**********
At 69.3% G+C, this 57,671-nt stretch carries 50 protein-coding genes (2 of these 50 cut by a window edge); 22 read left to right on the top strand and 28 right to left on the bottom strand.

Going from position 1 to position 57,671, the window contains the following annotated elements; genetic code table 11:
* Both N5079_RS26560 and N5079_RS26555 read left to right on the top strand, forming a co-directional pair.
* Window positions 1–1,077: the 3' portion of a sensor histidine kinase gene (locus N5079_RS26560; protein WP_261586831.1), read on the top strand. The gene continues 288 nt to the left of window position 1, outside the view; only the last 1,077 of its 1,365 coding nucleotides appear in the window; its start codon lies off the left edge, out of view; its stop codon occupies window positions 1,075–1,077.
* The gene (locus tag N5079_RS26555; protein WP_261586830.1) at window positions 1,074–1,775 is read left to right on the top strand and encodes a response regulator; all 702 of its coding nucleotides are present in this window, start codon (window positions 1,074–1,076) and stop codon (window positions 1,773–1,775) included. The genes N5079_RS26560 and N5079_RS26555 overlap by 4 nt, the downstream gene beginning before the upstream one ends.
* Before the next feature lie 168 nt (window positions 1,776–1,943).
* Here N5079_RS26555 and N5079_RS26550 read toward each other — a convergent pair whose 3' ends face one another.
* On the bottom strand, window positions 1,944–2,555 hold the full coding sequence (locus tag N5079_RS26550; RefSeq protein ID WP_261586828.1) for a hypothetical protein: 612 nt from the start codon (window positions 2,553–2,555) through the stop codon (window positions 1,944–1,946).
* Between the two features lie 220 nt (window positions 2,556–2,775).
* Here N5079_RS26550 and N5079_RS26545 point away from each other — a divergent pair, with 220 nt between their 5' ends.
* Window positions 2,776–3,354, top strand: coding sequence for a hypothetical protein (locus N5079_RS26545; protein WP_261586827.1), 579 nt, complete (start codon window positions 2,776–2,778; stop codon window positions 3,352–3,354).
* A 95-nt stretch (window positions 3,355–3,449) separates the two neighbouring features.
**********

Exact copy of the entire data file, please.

At 69.3% G+C, this 57,671-nt stretch carries 50 protein-coding genes (2 of these 50 cut by a window edge); 22 read left to right on the top strand and 28 right to left on the bottom strand.

Going from position 1 to position 57,671, the window contains the following annotated elements; genetic code table 11:
* Both N5079_RS26560 and N5079_RS26555 read left to right on the top strand, forming a co-directional pair.
* Window positions 1–1,077: the 3' portion of a sensor histidine kinase gene (locus N5079_RS26560; protein WP_261586831.1), read on the top strand. The gene continues 288 nt to the left of window position 1, outside the view; only the last 1,077 of its 1,365 coding nucleotides appear in the window; its start codon lies off the left edge, out of view; its stop codon occupies window positions 1,075–1,077.
* The gene (locus tag N5079_RS26555; protein WP_261586830.1) at window positions 1,074–1,775 is read left to right on the top strand and encodes a response regulator; all 702 of its coding nucleotides are present in this window, start codon (window positions 1,074–1,076) and stop codon (window positions 1,773–1,775) included. The genes N5079_RS26560 and N5079_RS26555 overlap by 4 nt, the downstream gene beginning before the upstream one ends.
* Before the next feature lie 168 nt (window positions 1,776–1,943).
* Here N5079_RS26555 and N5079_RS26550 read toward each other — a convergent pair whose 3' ends face one another.
* On the bottom strand, window positions 1,944–2,555 hold the full coding sequence (locus tag N5079_RS26550; RefSeq protein ID WP_261586828.1) for a hypothetical protein: 612 nt from the start codon (window positions 2,553–2,555) through the stop codon (window positions 1,944–1,946).
* Between the two features lie 220 nt (window positions 2,556–2,775).
* Here N5079_RS26550 and N5079_RS26545 point away from each other — a divergent pair, with 220 nt between their 5' ends.
* Window positions 2,776–3,354, top strand: coding sequence for a hypothetical protein (locus N5079_RS26545; protein WP_261586827.1), 579 nt, complete (start codon window positions 2,776–2,778; stop codon window positions 3,352–3,354).
* A 95-nt stretch (window positions 3,355–3,449) separates the two neighbouring features.